for a season be in heaviness through manifold temptation.” Such seasons of persecution are necessary to the church as a body. During a period of comparative worldly prosperity, multitudes of worldly men find their way into the communion of the church; and, just in the degree in which they have influence in it, unfit it for its great purposes both to those within its pale and those without it. A period of uninterrupted external prosperity, if it were not attended with such an effusion of Divine influence as the world has never yet witnessed, would soon lead to such secularization of the church as would destroy the distinction of the church from the world; not by converting the world, but by perverting the church; not by making the world christian, but by making the church worldly. It is needful that the great husbandman take the fan in his hand, that he may purge his floor, driving off the chaff and bringing close together the good grain. “When tribulation for the word's sake arise, those who have no root in themselves are offended,” stumbled; they “ go away, and walk no more with Jesus” and his persecuted followers, and it is a good riddance; while, on the other hand, tribulation with those who “ have root in themselves,” “ works patience," endurance. It produces not apostasy, but perseverance. For, as persecution purifies the church, so it improves her true members. They are called by it to a more vigorous exercise of all the principles of the new life ; and it is a general law, exercise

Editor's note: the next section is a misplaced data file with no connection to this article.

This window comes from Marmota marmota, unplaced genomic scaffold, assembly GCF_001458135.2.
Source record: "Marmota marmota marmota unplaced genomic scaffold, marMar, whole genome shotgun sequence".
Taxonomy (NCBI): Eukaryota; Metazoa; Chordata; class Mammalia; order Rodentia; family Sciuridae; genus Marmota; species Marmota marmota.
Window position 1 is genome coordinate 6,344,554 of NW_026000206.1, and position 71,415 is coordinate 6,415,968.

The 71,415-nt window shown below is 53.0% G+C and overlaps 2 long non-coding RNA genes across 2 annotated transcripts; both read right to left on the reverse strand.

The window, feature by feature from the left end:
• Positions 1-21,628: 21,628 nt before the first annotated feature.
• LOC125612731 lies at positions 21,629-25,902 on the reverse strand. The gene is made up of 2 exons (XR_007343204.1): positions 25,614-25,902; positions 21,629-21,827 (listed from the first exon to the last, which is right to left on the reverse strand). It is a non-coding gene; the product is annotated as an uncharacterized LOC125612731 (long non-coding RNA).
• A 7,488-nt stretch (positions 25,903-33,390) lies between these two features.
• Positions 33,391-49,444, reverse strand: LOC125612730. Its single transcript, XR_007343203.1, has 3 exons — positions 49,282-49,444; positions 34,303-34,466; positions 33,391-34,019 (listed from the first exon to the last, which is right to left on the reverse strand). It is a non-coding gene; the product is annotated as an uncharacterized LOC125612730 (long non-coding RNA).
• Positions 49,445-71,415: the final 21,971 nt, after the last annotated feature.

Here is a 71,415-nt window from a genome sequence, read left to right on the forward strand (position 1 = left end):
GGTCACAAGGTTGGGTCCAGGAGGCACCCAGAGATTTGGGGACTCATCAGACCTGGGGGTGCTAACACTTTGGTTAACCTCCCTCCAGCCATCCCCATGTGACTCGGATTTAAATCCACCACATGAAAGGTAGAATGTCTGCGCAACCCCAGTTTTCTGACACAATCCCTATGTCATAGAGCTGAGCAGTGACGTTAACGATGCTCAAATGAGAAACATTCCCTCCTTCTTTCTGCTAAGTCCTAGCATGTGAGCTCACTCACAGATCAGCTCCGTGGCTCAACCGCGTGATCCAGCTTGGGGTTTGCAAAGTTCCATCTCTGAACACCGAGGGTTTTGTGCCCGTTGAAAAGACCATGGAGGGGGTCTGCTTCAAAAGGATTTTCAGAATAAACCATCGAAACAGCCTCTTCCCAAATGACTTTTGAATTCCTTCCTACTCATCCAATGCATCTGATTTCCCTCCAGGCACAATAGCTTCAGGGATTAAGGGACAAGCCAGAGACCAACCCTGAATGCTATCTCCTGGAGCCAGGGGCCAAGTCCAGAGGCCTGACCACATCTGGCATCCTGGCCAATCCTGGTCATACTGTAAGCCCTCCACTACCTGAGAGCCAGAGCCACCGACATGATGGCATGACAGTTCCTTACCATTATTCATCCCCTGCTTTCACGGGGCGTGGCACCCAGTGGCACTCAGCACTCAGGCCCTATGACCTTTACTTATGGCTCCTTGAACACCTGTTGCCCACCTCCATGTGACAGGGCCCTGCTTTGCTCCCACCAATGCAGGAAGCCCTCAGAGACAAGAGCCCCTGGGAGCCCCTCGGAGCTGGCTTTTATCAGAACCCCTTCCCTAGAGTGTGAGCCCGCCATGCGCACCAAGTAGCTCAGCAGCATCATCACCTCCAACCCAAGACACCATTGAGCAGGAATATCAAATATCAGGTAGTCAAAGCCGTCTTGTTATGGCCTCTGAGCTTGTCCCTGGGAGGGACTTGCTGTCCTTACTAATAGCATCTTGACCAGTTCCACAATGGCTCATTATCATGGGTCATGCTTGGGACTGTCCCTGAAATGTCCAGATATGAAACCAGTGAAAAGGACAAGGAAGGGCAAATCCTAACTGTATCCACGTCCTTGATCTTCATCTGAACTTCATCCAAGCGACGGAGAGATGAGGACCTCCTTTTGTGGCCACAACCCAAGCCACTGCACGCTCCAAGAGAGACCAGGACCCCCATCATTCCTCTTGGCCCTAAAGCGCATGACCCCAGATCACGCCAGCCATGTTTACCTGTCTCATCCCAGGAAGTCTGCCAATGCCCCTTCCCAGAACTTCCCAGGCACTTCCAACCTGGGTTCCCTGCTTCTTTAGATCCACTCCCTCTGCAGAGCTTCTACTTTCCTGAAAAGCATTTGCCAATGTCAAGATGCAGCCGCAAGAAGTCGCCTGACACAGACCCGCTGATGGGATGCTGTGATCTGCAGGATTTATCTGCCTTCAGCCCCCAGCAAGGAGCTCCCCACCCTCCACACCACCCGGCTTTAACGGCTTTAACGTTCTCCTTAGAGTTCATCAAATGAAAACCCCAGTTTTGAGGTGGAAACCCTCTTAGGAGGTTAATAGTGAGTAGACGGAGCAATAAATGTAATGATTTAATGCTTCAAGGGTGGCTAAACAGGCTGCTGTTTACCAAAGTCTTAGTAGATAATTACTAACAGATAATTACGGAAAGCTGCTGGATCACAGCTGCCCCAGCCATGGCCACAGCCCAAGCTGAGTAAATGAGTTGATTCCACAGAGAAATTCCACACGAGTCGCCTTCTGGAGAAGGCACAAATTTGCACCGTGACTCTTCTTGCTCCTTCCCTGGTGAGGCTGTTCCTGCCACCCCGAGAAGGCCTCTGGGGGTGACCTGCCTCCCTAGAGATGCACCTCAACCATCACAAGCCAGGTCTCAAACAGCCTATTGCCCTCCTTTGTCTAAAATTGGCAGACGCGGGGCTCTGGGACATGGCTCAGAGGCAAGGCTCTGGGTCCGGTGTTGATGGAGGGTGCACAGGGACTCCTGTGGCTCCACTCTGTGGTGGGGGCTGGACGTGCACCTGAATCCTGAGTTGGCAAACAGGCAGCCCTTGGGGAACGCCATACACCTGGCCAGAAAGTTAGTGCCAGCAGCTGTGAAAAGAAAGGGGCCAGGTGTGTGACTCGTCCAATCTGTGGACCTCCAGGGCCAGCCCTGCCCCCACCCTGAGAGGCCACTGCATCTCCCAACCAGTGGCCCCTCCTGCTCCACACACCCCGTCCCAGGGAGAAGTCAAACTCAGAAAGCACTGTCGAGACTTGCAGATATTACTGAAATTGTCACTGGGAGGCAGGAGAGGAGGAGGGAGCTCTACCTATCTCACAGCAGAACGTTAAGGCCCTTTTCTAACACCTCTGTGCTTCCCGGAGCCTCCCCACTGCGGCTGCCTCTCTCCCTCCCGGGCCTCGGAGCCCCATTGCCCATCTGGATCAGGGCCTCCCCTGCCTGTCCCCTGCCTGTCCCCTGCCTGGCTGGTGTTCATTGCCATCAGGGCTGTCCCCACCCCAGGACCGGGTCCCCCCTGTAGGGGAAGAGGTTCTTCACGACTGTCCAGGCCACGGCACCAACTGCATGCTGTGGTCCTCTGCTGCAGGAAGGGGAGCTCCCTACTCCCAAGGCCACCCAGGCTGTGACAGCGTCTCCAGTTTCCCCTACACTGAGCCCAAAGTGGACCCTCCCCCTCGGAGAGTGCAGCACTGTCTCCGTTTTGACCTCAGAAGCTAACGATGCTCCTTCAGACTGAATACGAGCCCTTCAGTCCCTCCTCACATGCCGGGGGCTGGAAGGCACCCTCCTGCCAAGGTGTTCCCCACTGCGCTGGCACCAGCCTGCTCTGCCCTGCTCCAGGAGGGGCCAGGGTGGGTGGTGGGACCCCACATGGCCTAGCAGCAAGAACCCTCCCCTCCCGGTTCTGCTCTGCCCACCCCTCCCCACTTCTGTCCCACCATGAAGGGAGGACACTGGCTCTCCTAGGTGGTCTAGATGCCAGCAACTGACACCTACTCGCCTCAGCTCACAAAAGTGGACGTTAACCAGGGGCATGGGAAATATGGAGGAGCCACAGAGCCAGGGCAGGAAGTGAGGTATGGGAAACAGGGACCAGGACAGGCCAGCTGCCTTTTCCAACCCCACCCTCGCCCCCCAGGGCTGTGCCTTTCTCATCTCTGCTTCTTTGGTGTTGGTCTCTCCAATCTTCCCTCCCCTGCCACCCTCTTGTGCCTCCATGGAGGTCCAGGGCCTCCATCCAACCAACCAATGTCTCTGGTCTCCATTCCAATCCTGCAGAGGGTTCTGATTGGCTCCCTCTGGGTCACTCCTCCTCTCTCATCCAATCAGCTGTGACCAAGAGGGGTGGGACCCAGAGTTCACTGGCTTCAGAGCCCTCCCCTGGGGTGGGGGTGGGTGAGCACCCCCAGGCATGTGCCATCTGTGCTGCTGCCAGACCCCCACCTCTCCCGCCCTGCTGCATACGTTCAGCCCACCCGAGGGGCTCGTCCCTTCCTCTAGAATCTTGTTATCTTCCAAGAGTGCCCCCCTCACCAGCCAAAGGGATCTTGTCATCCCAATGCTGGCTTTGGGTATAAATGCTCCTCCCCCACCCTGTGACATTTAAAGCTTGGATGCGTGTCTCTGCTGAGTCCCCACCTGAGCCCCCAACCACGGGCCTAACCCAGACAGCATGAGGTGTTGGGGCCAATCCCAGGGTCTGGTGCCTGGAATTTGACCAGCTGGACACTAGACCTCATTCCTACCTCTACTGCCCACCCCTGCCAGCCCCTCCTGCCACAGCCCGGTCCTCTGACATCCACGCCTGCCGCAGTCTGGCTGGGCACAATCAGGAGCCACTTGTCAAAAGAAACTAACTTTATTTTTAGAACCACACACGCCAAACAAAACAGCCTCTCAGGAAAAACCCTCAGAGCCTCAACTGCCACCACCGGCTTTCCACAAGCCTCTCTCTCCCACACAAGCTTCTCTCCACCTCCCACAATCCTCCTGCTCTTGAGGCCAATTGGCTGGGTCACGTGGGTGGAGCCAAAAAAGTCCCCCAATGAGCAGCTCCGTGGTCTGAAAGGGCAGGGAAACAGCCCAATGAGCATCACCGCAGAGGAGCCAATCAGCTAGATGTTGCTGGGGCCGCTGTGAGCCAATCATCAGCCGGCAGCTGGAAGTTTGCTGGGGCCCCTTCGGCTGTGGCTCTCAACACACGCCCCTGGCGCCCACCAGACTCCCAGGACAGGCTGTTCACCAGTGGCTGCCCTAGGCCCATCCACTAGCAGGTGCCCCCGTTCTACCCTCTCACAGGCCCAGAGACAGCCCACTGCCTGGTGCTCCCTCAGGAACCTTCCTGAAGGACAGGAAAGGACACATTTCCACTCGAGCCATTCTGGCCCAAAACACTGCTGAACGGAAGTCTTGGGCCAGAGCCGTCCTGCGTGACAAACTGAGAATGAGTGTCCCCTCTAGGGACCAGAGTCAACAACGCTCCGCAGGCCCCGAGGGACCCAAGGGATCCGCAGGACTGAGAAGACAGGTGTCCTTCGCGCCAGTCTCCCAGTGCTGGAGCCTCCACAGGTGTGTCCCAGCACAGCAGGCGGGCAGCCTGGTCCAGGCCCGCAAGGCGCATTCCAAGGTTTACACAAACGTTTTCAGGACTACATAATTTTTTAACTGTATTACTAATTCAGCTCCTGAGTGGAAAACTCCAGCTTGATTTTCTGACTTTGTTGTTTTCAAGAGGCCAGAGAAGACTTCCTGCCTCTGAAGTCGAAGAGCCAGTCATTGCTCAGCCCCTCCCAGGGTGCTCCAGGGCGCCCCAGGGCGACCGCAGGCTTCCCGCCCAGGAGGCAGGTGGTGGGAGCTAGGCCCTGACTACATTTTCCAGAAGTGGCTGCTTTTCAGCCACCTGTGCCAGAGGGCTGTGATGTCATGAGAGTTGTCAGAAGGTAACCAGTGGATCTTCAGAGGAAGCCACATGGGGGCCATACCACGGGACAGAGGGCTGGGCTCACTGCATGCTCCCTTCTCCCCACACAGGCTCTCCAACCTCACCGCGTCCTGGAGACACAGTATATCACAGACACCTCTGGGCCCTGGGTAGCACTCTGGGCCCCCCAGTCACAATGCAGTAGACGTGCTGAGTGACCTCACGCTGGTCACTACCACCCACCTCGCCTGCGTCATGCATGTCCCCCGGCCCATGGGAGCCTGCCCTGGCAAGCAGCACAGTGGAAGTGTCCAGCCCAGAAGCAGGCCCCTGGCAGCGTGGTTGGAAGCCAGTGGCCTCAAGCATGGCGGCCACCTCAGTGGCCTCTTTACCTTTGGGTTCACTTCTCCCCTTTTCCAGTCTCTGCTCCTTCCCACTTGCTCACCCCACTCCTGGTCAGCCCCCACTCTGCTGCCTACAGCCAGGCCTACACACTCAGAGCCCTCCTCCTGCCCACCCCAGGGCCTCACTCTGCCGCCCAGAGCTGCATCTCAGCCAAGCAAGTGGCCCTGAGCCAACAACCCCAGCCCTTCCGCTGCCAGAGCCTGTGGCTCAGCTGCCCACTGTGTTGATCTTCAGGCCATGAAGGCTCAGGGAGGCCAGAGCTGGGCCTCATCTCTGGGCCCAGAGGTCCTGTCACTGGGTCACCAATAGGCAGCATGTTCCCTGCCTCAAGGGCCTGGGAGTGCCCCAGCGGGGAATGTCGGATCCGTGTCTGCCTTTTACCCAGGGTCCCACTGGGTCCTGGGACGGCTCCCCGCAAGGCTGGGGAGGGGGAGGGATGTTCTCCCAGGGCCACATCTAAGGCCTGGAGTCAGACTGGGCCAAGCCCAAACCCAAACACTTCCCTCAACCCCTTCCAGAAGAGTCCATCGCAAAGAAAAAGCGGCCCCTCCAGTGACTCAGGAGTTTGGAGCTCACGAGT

Leighton. VOL. III.

2 Matt, xiii. 6, 21. Rom. v.3- úrovorm.